“Ashe’s experience and leadership working at the intersection of racial, economic, and sexual justice will strengthen the Public Rights/Private Conscience Project’s work illuminating the meaning and stakes of the rise of religious liberty claims in the current civil rights climate,” said Professor Katherine Franke, PRPCP’s Faculty Director.
This week the Public Rights Private Conscience Project (PCPCP) submitted a letter to the Department of Health & Human Services (HHS) in response to their request for information (RFI) regarding an accommodation for religious employers who do not wish to provide their employees with insurance coverage for no-cost contraceptive care, as mandated by the Affordable Care Act (ACA). The request came shortly after the Supreme Court punted a case on this very topic back to the lower courts, leaving religious freedom and women’s health advocates in limbo regarding the mandate’s fate.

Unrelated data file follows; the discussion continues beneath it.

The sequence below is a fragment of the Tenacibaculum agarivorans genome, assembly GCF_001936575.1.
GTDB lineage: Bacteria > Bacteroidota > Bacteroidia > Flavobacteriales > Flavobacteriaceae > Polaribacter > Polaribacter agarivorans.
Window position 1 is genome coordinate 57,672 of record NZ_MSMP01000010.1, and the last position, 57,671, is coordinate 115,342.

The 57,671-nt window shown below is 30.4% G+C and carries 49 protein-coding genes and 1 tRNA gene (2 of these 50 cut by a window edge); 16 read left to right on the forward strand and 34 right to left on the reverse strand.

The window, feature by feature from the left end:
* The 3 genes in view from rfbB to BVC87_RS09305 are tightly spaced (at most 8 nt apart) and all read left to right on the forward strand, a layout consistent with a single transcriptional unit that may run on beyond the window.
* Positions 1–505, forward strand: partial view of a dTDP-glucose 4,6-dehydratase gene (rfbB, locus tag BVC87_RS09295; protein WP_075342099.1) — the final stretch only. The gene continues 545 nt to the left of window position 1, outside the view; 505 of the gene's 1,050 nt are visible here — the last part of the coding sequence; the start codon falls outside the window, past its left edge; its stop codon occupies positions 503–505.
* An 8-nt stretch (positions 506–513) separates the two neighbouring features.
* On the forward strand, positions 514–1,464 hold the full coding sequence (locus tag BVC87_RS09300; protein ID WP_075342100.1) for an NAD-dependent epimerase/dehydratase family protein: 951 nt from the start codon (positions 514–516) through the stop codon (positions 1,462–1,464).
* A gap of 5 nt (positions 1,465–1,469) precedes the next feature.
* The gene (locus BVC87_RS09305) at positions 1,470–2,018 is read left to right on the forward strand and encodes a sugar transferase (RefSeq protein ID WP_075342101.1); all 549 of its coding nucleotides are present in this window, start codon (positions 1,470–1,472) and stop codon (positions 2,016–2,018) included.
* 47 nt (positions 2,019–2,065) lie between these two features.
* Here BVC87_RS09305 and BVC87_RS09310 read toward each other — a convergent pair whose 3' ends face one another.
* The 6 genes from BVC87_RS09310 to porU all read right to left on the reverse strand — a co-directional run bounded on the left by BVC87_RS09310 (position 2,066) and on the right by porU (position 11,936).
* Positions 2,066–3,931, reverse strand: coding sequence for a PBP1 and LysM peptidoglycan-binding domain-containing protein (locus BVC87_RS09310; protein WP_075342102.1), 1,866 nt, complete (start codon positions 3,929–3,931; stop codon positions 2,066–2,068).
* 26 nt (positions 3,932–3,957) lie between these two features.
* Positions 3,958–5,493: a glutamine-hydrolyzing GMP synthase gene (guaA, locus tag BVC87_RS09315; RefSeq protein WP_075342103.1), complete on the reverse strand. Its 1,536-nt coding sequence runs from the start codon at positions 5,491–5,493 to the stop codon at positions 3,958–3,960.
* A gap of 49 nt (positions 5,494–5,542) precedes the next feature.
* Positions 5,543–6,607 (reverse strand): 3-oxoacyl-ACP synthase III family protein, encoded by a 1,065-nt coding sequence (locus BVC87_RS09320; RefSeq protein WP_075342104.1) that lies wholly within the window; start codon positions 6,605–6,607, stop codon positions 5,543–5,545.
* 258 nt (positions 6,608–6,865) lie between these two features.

The case, Zubik v. Burwell, combined separate challenges from religious non-profits to the ACA’s contraceptive mandate, which requires employers to provide health insurance coverage for birth control to their employees. The religious accommodation to the mandate allowed religious non-profits to file a one-page form with the HHS to opt out, and made health insurance companies or third-party administrators responsible for stepping in to provide this coverage without involvement or funds from the employer. But the non-profits asserted that even this requirement violated their religious beliefs. The government holds that the accommodation complies with relevant laws protecting religious freedom, such as the Religious Freedom and Restoration Act (RFRA), which was enacted in 1993 to protect religious minorities.